I know only too well how parishes regularly plead poverty and expect the minister / priest to get others to come to church, so that the financial burden on the existing parishioners is lessened. There is no thought that the priest ought to get a raise. When I was in parish ministry and with a young family, every year when the diocese sent out the new levels of minimum stipends, the wardens and parish councillors groaned; oblivious to the effect that this might be having on me. It is this rememberance that leads me to realize how invidious a position we are putting employees in, with individual agreements having to be renegotiated regularly.

I suspect that it is still the case that parishioners look for a married minister so that the spouse can be the unpaid assistant -- chairing the various groups in the parish, and taking a leading part in the flower and gardening rosters.

I have little doubt that most members of congregations expect to be able to phone the minister and have him or her answer their query or attend to their matter, any time of day or night; without a thought that this implies that the minister is 'on call' 24 hours a day, seven days a week. The levels of stipend I have experienced come nowhere near the going rates for someone with these conditions in ordinary society. We ask our minsters to do it because they are our friends -- but let me assure you that if everyone of the 100 or so people in a parish did this it soon stretches the friendship towards each and every one.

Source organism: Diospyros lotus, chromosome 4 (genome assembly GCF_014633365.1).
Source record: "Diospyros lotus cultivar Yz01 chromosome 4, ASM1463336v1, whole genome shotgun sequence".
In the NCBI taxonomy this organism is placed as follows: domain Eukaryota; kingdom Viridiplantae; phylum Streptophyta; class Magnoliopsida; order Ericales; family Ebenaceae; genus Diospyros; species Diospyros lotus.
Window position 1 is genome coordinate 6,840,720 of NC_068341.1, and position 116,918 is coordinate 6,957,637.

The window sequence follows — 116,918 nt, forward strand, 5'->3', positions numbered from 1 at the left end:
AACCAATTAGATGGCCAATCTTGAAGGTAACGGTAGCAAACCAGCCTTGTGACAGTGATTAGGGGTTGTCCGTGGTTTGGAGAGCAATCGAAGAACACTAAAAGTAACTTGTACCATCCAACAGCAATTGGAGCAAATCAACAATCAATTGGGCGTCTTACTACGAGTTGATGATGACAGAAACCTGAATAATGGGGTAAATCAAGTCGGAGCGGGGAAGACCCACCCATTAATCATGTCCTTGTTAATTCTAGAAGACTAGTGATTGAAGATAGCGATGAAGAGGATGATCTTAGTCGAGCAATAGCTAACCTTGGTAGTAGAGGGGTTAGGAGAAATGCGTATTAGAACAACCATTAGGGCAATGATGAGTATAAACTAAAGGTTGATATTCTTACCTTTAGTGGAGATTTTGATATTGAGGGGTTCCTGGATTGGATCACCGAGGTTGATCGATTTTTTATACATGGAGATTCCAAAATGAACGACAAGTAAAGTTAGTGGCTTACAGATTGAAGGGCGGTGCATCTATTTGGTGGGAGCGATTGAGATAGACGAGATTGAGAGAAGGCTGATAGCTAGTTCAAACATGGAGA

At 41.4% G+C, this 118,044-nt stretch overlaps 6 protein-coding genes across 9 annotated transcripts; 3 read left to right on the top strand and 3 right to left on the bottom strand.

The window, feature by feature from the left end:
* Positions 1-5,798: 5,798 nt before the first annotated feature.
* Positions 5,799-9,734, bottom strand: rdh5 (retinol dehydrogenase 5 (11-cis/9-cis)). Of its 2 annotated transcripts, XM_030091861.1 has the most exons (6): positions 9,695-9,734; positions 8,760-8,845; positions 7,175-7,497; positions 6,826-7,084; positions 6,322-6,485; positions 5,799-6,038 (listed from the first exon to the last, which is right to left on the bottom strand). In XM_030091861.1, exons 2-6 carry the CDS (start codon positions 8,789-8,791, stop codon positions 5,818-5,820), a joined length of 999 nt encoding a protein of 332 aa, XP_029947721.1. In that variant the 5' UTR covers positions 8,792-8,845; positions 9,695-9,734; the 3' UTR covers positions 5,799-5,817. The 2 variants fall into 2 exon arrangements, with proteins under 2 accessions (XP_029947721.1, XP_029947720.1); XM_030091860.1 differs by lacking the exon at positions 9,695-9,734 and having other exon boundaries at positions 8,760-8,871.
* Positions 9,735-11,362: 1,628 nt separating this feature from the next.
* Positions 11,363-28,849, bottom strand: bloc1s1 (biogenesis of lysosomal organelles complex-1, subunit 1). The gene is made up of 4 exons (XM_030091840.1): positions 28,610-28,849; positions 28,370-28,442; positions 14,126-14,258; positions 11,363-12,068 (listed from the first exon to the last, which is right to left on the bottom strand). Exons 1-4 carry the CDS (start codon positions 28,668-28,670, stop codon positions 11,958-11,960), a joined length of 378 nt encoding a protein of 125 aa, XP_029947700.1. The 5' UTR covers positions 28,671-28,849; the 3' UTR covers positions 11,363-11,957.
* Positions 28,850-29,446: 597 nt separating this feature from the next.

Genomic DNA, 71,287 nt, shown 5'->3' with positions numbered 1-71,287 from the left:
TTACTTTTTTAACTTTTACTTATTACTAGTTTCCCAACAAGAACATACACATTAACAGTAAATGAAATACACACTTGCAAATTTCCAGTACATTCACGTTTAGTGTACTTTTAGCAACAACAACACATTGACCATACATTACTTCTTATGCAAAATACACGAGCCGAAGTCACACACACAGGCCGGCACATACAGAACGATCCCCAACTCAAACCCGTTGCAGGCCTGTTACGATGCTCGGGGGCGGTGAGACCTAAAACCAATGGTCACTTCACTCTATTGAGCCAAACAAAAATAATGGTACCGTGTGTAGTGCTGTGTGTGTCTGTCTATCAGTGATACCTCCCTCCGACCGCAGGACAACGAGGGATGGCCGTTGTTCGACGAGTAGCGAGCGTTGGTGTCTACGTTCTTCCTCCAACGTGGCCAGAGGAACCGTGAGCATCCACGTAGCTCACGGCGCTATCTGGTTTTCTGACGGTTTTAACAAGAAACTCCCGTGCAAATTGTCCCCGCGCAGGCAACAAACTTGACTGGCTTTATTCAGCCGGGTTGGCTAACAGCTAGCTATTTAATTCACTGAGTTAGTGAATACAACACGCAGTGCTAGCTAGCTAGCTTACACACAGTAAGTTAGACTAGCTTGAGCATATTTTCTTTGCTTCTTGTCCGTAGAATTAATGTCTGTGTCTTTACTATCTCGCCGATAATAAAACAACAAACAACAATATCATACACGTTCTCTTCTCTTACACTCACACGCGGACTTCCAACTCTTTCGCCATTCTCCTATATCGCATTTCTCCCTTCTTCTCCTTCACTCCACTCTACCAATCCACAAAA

I once had a warden say to me: 'You can't please everyone all the time' which I took him to be actually saying to me: "You look after me and my family, and we'll look after you" -- which is not the Christian gospel for all people.

It is lovely to be a hospital chaplain, but people ask -- but don't you get called out at night? Well yes, occasionally I do, but every time it is because I am needed. I'm not getting phone calls about the keys of the church or changes in the flower roster.

So when you compare this minister with that one -- how often does it come down to how friendly they are -- and really often how they fit in with our requests?

Just a few days ago I heard the disbanding of the Commonwealth Employment Service some years ago, and it's contracting out to Non Government Organizations and private businesses -- some churches are involved. Clearly the NGO's and others are expected to do more for less money -- and why? Because they can treat workers with impunity regardless of what effect they might be having on the families of employees.

But of course it is not just the Church. Nurses in the past were considered as people who were 'called' -- they were expected to work for the love of it rather than the money. Often they too weren't supposed to marry. I had a real spinster matron as an 'aunt' -- I think that she was my father's second cousin. She was the matron of the local maternity hospital and unmarried.